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Discussion in 'Training Logs' started by Totentanz, Aug 17, 2012.

  1. Totentanz

    Totentanz Super Moderator Staff Member

    It does, and is pretty much impossible if you are working out alone. I just use my belt and chain as I would with actual chins. The only problem I see with rack chins vs regular is that it is easier to cheat on rack chins if you change leg positioning, and it can be difficult to get into position when using higher loads if you are alone. I did feel them in my lats well enough though.
  2. AderynGlas

    AderynGlas Member

    Do you guys also use such a wide grip on normal chins? I think if I used such a wide grip even with just my BW I'd rip/tear something. Although that might also be the reason why I don't feel any pull on my lat's. Tired slowing my chins right down today and it i think I could feel it at the top of my back/shoulders, but the fatigue set in on my arms.

    Any advice (wider grip I'm guessing)?
  3. Totentanz

    Totentanz Super Moderator Staff Member

    It really depends. To me, chins usually mean an supinated or underhanded grip and when I use a grip like that, I go shoulder width at the widest, and pullups I always assume to mean pronated grip (palms facing away from the body) but with rack chins, I use a pronated grip and keep it wide. I used to to a supinated grip almost exclusively, but was not happy with my lat development. When I switched to a wider, pronated grip for pulldowns and such, I actually started to grow better lats. I still used neutral grip during seated rows and underhanded with bentover rows though, so I did not rely solely on a pronated grip for that.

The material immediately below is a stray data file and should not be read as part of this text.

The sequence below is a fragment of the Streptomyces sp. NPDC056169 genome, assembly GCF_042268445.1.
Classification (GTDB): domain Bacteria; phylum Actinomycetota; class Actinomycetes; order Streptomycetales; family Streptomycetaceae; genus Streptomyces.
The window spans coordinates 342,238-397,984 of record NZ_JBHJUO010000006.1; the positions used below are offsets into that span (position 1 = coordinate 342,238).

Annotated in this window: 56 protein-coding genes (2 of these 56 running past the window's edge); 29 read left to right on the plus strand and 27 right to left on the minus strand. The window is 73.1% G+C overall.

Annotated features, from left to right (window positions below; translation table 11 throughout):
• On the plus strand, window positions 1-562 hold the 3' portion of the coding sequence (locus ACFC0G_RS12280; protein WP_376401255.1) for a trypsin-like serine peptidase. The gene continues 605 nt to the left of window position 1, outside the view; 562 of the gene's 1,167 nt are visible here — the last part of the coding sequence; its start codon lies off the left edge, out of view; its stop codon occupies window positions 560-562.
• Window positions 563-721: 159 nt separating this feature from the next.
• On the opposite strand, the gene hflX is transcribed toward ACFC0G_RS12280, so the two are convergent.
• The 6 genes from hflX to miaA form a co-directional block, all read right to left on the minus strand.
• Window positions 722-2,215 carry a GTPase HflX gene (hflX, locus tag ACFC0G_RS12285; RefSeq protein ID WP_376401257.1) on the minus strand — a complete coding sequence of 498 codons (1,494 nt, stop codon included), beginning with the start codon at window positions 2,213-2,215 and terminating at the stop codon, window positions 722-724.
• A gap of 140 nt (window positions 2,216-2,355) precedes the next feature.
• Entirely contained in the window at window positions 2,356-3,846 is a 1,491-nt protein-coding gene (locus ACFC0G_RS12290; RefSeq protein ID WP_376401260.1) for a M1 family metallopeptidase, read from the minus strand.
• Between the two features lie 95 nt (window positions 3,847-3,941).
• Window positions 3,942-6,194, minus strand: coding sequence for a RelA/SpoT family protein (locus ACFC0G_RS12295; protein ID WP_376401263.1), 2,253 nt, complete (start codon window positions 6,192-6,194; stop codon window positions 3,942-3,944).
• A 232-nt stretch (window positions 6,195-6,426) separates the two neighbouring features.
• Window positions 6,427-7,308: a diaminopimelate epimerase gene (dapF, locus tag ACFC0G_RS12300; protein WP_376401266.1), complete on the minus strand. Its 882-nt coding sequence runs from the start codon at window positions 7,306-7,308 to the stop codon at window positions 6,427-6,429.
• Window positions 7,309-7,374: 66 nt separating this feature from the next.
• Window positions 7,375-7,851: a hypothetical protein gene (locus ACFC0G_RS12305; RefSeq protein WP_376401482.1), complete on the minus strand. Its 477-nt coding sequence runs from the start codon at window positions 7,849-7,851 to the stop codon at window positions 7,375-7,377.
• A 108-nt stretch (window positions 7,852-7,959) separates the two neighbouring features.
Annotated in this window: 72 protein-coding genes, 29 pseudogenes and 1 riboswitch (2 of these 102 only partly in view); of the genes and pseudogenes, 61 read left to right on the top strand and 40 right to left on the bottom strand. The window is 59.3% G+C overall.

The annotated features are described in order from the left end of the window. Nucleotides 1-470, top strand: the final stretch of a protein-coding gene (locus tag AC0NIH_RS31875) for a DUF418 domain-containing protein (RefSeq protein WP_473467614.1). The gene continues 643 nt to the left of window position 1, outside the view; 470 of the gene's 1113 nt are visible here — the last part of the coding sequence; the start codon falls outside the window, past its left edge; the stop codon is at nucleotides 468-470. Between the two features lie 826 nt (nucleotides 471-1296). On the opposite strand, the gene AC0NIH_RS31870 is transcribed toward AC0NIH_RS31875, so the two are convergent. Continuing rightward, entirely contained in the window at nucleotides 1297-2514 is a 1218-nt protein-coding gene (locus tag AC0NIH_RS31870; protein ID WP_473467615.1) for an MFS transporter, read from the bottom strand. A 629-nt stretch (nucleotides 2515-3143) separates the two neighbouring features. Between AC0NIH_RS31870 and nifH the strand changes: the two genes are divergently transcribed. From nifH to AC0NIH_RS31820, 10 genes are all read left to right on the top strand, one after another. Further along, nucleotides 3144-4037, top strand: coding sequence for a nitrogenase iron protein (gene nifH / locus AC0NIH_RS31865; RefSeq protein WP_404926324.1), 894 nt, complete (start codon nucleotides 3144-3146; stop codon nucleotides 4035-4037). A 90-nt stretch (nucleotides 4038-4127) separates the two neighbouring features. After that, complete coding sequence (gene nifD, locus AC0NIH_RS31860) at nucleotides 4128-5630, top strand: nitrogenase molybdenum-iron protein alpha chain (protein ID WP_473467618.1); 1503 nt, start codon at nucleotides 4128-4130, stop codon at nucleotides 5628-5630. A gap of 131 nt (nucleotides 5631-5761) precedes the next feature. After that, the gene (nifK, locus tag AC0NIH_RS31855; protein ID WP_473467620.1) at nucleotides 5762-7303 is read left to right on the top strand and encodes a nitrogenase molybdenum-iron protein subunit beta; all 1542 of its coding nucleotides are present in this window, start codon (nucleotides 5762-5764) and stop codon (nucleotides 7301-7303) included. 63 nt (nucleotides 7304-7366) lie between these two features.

The problem I see with typical chins, for me anyway, is that my arms get too involved and since my biceps are very strong (I can curl an absurd amount of weight) I believe that was selling my lats short on the movement. So... basically, I think you will have to experiment with all three grips when hitting the back and see how it works for you. Don't forget that rows can really hammer your lats too when done right.
  4. Jester

    Jester Well-Known Member

    I find heavy DB Rows (3-5RM range) to be excellent for lat development. I've never managed to achieve quite the same results using BB Rows but my strength gains for BB Rows exceed those of DB. I hazard a guess that it's because the ROM for a BB Row is typically less than that for a DB Row and for lats this is especially relevant. BB also uses a lot more traps (or at least it certainly feels that way). I think the DB ROM better performs the 'down & back' function that lats have (mechanically speaking), although (Pendlay -how all BB Rows ought to be done) BB Rows are obviously very close to this.